Be Prepared for the Subpoena
A good investigator was surprised that on a small domestic relations case – all of his records were subpoenaed in an overly broad overreaching subpoena.
My guess is that he did some excellent work and caused the adversary a “red faced moment” RFM. Thus, the opposing side is not interested in the embarrassing quality of the facts unearthed by the investigator, but rather are trying to find where the investigator has broken a law or bent a rule and use that to challenge everything the investigator has done. That seems to have been the impetus behind all of the subpoenas I have received.
Here is what I have learned in 25 plus years of this profession.
1. You have no right of privacy or privilege granted to you from the state by virtue of an investigator’s license. In practice, it is worse than being a private citizen as now you, as a licensed professional, are required to keep records so that they can be subpoenaed and reviewed by the adverse party, and that includes keeping records under the preservation and production of electronic records laws and regulations of both the federal government and any state version there of. Yes, this means cell phones, email, photos videos, etc…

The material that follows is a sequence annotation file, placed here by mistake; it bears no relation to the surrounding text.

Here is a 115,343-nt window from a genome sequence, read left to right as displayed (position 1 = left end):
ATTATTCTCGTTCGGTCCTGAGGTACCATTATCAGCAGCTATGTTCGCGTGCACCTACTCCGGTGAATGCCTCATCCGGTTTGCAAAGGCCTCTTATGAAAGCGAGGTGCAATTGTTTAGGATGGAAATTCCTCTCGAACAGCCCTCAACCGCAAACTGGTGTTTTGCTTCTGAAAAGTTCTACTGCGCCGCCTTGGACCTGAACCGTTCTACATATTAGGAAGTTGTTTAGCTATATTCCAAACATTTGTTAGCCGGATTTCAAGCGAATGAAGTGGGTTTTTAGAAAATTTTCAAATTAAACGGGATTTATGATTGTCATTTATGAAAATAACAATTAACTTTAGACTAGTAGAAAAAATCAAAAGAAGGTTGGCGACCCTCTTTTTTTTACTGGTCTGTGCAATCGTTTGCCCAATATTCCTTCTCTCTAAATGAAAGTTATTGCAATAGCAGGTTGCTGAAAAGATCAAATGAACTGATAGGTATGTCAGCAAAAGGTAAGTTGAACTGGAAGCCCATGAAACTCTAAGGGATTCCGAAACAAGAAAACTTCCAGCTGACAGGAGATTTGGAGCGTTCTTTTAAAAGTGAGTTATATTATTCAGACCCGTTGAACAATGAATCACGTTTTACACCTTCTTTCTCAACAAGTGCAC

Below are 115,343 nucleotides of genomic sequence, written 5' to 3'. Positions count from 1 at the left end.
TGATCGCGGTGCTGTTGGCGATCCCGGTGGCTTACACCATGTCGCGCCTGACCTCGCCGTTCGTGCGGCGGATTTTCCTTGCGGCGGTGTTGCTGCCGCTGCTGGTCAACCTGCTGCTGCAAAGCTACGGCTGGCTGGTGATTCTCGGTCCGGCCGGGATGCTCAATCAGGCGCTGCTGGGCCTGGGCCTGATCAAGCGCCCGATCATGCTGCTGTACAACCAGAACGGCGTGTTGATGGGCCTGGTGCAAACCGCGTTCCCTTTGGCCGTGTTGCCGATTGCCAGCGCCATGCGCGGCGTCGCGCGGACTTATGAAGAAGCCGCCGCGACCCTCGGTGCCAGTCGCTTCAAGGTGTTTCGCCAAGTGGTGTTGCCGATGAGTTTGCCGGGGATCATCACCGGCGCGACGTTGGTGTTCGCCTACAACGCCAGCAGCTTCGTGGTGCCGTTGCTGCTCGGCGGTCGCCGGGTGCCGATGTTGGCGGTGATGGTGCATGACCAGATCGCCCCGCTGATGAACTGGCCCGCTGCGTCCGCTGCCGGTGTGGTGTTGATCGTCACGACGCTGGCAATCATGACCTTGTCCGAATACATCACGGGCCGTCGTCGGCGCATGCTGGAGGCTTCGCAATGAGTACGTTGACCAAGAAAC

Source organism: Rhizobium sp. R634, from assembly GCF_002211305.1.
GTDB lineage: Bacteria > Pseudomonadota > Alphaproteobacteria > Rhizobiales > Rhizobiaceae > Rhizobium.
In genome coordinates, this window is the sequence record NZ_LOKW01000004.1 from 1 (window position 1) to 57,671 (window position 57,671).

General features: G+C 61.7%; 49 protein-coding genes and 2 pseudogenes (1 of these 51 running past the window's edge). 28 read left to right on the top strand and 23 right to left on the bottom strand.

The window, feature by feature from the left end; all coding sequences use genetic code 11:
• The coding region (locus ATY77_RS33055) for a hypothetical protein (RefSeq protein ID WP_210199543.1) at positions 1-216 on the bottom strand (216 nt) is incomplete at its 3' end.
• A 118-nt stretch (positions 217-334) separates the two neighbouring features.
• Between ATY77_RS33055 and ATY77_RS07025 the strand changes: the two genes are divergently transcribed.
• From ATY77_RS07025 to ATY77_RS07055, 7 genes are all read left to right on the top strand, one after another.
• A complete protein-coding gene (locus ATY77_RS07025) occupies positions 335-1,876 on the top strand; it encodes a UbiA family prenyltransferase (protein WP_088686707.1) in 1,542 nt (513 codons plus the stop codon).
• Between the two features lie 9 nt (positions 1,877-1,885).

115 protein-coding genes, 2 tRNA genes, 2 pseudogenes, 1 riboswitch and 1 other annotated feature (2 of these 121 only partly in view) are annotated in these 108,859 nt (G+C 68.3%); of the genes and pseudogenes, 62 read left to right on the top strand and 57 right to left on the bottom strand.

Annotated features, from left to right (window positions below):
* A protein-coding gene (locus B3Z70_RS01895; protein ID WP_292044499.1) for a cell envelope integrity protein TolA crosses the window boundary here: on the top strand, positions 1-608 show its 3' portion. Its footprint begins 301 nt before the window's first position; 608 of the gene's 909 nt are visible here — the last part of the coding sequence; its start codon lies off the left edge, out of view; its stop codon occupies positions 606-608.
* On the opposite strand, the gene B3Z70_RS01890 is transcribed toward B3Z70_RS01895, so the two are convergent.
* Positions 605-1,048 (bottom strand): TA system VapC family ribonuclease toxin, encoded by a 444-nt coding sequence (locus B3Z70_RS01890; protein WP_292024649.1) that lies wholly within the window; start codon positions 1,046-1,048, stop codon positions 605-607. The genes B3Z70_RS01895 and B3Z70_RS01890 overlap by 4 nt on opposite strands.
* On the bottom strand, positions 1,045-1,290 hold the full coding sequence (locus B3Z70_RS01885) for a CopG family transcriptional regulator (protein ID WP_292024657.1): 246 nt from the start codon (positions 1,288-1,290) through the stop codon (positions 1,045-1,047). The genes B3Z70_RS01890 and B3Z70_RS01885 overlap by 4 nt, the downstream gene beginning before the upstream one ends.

2. I never accept a case unless we and our work product come under an attorneys’ privilege. Yes, the client is responsible for payment, but all reports are addressed to the attorney. I also ask the attorney, “Do you anticipate that at any time you will wave privilege? I wish to know so I can prepare for a full and proper disclosure if so required.”
3. I have had over 20 (honestly I have stopped counting) subpoenas served on myself and my firm, 2 from law enforcement. The answer to all, the records are all under privilege. Really every single case. Did I get blow back? None from the professional attorneys or law enforcement, and tons on one case that has resulted in a company leaving the US market. Privilege held on all cases. (As a sub note I might ask – who the heck told the opposing side we were on the case, but that is a question I ask at the end of each one of these cases.)
4. If records are to be produced, you need to ask who will bear the brunt of your time and expense for delivering the records; your client, the adverse party or a bit by both. To me – I do not care, but my time (and your time) is valuable and the cost of answering a subpoena needs to be discussed when engaged, ideally, or when the subpoena arrives.
We specialize in multinational financial investigations and due diligence and just by the virtue of the numbers and weight of choices made by people in the possession of our work product we get cross investigated by other investigators and subpoenaed. It is part of the game, nothing more and nothing less, just be prepared for that card to be played and when it is – thus, there is no surprise.